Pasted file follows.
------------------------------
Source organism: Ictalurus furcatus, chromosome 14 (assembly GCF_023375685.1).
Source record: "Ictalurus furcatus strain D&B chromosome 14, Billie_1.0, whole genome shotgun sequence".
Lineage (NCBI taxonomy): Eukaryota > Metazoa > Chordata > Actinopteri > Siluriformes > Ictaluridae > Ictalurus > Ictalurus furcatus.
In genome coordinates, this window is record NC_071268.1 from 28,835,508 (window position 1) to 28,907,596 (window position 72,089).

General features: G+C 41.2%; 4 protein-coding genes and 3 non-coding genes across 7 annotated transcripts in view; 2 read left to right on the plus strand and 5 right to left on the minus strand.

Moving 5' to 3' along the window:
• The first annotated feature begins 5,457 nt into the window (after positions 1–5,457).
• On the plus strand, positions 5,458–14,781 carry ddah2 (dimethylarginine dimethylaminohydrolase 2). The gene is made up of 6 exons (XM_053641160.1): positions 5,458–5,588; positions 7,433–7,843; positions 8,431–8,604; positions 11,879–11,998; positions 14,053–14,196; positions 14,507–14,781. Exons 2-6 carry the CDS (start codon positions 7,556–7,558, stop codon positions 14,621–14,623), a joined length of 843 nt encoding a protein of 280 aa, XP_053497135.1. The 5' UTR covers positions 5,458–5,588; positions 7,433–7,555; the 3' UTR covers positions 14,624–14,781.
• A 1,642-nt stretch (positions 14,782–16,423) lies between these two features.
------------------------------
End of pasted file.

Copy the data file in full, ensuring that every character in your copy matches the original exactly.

Source organism: Ictalurus furcatus, chromosome 14 (assembly GCF_023375685.1).
Source record: "Ictalurus furcatus strain D&B chromosome 14, Billie_1.0, whole genome shotgun sequence".
Lineage (NCBI taxonomy): Eukaryota > Metazoa > Chordata > Actinopteri > Siluriformes > Ictaluridae > Ictalurus > Ictalurus furcatus.
In genome coordinates, this window is record NC_071268.1 from 28,835,508 (window position 1) to 28,907,596 (window position 72,089).

General features: G+C 41.2%; 4 protein-coding genes and 3 non-coding genes across 7 annotated transcripts in view; 2 read left to right on the plus strand and 5 right to left on the minus strand.

Moving 5' to 3' along the window:
• The first annotated feature begins 5,457 nt into the window (after positions 1–5,457).
• On the plus strand, positions 5,458–14,781 carry ddah2 (dimethylarginine dimethylaminohydrolase 2). The gene is made up of 6 exons (XM_053641160.1): positions 5,458–5,588; positions 7,433–7,843; positions 8,431–8,604; positions 11,879–11,998; positions 14,053–14,196; positions 14,507–14,781. Exons 2-6 carry the CDS (start codon positions 7,556–7,558, stop codon positions 14,621–14,623), a joined length of 843 nt encoding a protein of 280 aa, XP_053497135.1. The 5' UTR covers positions 5,458–5,588; positions 7,433–7,555; the 3' UTR covers positions 14,624–14,781.
• A 1,642-nt stretch (positions 14,782–16,423) lies between these two features.